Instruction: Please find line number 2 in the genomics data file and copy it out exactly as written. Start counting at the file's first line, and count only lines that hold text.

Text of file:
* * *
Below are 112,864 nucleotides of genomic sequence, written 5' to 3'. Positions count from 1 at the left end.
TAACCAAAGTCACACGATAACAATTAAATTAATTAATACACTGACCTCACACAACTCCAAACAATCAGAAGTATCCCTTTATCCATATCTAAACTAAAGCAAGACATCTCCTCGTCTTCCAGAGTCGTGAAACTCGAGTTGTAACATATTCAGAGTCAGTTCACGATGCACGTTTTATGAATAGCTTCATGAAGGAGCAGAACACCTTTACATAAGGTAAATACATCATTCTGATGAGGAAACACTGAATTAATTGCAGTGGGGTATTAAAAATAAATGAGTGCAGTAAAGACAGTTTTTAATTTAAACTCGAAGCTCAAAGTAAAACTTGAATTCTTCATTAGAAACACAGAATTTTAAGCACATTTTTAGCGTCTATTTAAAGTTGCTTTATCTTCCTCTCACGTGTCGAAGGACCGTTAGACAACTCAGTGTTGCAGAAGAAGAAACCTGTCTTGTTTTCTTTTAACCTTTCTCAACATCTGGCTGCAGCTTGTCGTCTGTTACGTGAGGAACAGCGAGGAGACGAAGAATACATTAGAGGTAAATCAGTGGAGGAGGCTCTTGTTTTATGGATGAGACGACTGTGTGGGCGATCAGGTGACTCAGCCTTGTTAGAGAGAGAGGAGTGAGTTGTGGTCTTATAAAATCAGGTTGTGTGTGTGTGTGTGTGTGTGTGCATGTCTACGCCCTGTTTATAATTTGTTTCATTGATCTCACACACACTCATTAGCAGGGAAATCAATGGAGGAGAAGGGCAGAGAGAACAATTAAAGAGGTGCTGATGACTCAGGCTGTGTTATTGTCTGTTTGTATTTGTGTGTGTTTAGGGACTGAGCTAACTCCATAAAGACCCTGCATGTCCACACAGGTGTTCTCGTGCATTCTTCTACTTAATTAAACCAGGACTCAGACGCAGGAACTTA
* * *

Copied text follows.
TAACCAAAGTCACACGATAACAATTAAATTAATTAATACACTGACCTCACACAACTCCAAACAATCAGAAGTATCCCTTTATCCATATCTAAACTAAAGCAAGACATCTCCTCGTCTTCCAGAGTCGTGAAACTCGAGTTGTAACATATTCAGAGTCAGTTCACGATGCACGTTTTATGAATAGCTTCATGAAGGAGCAGAACACCTTTACATAAGGTAAATACATCATTCTGATGAGGAAACACTGAATTAATTGCAGTGGGGTATTAAAAATAAATGAGTGCAGTAAAGACAGTTTTTAATTTAAACTCGAAGCTCAAAGTAAAACTTGAATTCTTCATTAGAAACACAGAATTTTAAGCACATTTTTAGCGTCTATTTAAAGTTGCTTTATCTTCCTCTCACGTGTCGAAGGACCGTTAGACAACTCAGTGTTGCAGAAGAAGAAACCTGTCTTGTTTTCTTTTAACCTTTCTCAACATCTGGCTGCAGCTTGTCGTCTGTTACGTGAGGAACAGCGAGGAGACGAAGAATACATTAGAGGTAAATCAGTGGAGGAGGCTCTTGTTTTATGGATGAGACGACTGTGTGGGCGATCAGGTGACTCAGCCTTGTTAGAGAGAGAGGAGTGAGTTGTGGTCTTATAAAATCAGGTTGTGTGTGTGTGTGTGTGTGTGTGCATGTCTACGCCCTGTTTATAATTTGTTTCATTGATCTCACACACACTCATTAGCAGGGAAATCAATGGAGGAGAAGGGCAGAGAGAACAATTAAAGAGGTGCTGATGACTCAGGCTGTGTTATTGTCTGTTTGTATTTGTGTGTGTTTAGGGACTGAGCTAACTCCATAAAGACCCTGCATGTCCACACAGGTGTTCTCGTGCATTCTTCTACTTAATTAAACCAGGACTCAGACGCAGGAACTTA